To join the RCS program, chiropractors pay $7,384 in advance or up to $8,384 for an installment plan. In return, RCS provides the training, research technology, brochures, and other marketing materials needed to act as an "RCS Authorized Clinical Investigator." [7]

When training is completed, the chiropractor receives a “Fellowship in Health Outcomes Research” certificate, will be approved by an "independent institutional review board (IRB)" and can begin recruiting. The certificate, signed by Blank, McCoy, and another RCS official, attests that the chiropractor was granted fellowship "in recognition of his contribution to the advancement of knowledge in the field of chiropractic health and wellness."

 

Research or Marketing?

RCS flyers call for "volunteers" who are suffering from stress-related disorders, allergies, asthma, high blood pressure, "prehypertension," or who feel frequently tired and rundown. The flyers offer a free evaluation by an "authorized RCS Researcher" plus a "Customized Vitality Wellness Index report comparing the results of your wellness evaluation with those of the larger population." After that, the volunteers will be invited—as paying patients—to "commit to a 24-visit cycle, and continue coming until they reach their maximum potential." At various times, RCS's offerings to chiropractors have promised that its program will:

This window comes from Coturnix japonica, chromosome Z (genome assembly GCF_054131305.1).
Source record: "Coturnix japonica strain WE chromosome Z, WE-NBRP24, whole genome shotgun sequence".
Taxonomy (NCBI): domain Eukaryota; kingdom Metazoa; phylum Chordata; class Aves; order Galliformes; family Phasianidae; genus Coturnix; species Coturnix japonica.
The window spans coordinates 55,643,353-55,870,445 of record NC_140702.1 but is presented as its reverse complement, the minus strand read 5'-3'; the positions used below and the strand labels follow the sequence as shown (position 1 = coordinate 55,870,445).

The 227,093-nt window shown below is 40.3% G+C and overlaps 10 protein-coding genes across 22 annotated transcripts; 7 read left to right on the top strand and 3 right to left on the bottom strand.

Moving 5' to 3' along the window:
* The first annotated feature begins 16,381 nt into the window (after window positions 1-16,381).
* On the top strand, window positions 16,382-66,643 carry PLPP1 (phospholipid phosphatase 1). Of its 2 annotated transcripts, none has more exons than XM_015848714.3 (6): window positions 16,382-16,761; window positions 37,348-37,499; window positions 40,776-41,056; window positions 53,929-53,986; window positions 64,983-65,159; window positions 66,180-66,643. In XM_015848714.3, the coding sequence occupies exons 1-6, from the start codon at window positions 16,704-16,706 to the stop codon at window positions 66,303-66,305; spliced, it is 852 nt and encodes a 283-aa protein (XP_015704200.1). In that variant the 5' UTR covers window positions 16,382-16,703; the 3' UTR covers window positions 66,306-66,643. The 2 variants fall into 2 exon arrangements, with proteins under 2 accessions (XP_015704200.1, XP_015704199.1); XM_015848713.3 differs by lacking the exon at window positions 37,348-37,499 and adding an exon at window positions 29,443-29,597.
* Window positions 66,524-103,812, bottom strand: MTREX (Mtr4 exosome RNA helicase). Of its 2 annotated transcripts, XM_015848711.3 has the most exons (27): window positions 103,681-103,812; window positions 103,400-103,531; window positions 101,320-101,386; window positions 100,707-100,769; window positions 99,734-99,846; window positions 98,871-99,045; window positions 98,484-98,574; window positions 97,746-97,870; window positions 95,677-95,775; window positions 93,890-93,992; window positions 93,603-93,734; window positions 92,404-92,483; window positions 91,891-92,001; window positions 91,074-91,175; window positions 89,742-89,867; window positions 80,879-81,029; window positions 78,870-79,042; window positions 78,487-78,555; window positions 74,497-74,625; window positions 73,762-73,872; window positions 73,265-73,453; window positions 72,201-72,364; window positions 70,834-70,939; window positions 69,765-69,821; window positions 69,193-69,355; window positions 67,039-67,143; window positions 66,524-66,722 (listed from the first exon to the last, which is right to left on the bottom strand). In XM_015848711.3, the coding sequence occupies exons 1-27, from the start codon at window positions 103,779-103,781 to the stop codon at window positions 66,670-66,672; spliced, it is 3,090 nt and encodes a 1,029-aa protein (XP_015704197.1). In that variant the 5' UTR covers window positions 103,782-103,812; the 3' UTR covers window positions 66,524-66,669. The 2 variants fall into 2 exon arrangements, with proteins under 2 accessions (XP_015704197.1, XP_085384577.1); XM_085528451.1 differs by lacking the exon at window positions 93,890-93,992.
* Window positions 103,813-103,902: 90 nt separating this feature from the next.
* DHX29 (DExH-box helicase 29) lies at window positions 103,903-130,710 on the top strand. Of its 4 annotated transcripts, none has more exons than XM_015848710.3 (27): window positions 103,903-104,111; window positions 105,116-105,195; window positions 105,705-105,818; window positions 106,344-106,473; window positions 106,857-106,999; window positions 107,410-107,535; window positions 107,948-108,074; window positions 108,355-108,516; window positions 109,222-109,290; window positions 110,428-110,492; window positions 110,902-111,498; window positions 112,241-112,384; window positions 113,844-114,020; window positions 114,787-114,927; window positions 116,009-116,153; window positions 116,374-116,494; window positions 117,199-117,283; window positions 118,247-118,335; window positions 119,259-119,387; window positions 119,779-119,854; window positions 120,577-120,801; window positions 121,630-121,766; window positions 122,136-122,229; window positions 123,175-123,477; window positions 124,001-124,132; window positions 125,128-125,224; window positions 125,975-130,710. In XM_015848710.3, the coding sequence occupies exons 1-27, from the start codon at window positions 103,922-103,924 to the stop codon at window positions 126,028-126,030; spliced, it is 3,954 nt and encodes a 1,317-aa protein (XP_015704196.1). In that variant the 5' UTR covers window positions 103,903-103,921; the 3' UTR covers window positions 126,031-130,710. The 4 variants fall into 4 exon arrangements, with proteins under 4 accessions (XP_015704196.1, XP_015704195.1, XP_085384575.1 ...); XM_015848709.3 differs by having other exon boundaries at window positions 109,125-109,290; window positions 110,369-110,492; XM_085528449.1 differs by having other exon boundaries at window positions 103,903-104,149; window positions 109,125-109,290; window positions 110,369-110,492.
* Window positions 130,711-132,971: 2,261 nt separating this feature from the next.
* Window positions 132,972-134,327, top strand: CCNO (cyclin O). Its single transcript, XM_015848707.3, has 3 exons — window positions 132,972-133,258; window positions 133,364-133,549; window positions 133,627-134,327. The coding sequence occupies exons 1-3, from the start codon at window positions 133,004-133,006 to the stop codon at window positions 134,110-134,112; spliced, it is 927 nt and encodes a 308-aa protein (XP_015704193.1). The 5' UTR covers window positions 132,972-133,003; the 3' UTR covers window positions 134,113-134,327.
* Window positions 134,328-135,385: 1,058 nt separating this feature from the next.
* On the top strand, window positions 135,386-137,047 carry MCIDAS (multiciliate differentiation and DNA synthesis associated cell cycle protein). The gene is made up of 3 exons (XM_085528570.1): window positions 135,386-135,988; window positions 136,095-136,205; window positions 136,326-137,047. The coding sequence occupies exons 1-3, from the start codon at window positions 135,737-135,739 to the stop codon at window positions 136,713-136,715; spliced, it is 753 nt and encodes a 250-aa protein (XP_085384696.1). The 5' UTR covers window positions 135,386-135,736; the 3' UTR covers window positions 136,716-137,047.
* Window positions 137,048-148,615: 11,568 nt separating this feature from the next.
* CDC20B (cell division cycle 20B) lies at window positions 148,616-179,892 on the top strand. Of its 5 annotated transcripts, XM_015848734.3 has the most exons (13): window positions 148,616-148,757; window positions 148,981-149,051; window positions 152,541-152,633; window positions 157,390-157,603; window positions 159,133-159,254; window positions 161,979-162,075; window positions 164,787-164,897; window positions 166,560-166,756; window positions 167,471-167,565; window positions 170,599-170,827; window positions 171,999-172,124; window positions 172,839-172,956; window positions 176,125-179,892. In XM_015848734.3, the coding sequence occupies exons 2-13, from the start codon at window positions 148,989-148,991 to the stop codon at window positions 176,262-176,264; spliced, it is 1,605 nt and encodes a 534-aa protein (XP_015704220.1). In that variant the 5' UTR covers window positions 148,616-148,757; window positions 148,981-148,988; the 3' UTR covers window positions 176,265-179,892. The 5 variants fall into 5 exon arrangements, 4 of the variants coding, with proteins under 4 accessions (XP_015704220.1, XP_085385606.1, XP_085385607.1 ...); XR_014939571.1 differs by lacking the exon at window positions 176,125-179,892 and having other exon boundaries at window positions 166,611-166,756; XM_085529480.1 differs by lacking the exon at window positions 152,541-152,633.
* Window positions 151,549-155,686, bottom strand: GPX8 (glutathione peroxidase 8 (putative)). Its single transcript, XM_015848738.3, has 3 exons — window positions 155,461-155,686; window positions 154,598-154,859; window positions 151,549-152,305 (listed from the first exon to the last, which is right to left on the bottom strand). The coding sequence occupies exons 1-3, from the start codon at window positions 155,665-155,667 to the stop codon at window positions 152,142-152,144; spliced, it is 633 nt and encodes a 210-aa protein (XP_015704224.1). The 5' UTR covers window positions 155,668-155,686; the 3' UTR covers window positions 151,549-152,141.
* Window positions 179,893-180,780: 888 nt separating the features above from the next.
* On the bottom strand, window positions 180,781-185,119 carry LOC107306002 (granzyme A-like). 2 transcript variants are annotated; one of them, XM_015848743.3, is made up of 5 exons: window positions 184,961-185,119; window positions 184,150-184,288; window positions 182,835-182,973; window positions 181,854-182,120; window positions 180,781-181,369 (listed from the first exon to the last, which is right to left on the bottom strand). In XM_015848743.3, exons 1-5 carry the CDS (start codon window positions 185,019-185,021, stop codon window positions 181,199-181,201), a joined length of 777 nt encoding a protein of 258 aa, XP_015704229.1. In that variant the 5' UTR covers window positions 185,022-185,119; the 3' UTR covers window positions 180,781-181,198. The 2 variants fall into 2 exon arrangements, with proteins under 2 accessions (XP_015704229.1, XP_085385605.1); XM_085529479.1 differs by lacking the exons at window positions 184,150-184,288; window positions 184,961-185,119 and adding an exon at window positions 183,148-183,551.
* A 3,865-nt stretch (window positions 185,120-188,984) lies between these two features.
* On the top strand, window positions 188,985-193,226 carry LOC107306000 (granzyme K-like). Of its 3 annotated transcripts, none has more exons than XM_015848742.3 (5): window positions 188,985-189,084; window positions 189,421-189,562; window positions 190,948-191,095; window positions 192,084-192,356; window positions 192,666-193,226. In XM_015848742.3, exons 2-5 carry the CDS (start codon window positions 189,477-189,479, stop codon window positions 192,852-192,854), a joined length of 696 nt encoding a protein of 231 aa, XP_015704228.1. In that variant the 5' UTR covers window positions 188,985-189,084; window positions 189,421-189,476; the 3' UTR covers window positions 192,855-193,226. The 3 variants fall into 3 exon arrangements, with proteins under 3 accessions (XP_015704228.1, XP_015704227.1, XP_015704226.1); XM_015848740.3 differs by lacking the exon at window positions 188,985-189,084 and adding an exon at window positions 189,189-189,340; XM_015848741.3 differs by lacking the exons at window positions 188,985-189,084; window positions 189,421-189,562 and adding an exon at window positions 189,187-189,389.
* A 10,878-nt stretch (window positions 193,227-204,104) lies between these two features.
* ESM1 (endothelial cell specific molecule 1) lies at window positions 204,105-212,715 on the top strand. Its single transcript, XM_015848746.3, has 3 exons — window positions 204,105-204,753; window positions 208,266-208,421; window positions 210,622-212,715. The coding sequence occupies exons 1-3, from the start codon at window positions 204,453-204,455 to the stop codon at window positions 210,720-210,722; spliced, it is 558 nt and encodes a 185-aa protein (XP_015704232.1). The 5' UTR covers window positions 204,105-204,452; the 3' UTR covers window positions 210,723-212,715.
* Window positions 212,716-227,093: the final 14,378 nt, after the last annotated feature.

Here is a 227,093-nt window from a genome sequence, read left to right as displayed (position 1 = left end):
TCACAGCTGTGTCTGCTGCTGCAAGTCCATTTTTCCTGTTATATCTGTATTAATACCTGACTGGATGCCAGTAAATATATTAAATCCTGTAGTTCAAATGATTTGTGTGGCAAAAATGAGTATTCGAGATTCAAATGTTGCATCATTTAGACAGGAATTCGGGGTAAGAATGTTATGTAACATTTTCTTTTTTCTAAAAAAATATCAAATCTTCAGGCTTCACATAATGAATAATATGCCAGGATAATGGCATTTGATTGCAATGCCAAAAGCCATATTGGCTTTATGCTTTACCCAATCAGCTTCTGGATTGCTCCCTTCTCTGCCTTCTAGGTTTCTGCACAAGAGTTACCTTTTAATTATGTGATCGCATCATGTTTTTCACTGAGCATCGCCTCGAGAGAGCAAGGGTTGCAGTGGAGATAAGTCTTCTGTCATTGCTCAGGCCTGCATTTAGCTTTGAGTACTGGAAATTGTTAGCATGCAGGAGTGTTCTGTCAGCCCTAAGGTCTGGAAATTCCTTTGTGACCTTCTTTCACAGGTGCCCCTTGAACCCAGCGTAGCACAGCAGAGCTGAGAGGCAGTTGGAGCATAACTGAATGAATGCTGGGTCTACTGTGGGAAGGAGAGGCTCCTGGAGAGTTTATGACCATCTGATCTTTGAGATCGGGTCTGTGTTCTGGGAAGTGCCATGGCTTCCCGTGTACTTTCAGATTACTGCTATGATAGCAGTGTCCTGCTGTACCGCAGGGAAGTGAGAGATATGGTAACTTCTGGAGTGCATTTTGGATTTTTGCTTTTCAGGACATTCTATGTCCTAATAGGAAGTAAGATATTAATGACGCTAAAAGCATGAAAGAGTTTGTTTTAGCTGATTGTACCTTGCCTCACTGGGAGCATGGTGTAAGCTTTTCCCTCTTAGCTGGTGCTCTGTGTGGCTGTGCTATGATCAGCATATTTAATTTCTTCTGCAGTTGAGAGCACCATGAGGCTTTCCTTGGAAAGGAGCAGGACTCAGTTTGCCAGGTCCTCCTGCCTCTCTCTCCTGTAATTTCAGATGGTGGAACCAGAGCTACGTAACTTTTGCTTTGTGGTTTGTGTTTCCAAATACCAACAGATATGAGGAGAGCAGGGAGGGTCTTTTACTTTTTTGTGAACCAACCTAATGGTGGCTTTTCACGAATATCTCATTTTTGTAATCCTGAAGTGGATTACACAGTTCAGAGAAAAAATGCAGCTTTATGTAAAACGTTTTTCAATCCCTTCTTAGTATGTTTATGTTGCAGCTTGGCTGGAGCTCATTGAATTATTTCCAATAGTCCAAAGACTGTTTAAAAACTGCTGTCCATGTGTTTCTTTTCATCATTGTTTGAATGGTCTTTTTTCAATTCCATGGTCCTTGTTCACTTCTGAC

There are obvious problems with this set-up. Because "subluxation" detection is not a valid health yardstick, most "research volunteers" are likely to be invited to waste time and money getting care they do not need. Moreover, it is not proper to promote long-term care (24 visits or more) before any data show that it actually results in a positive outcome. As two critics have noted: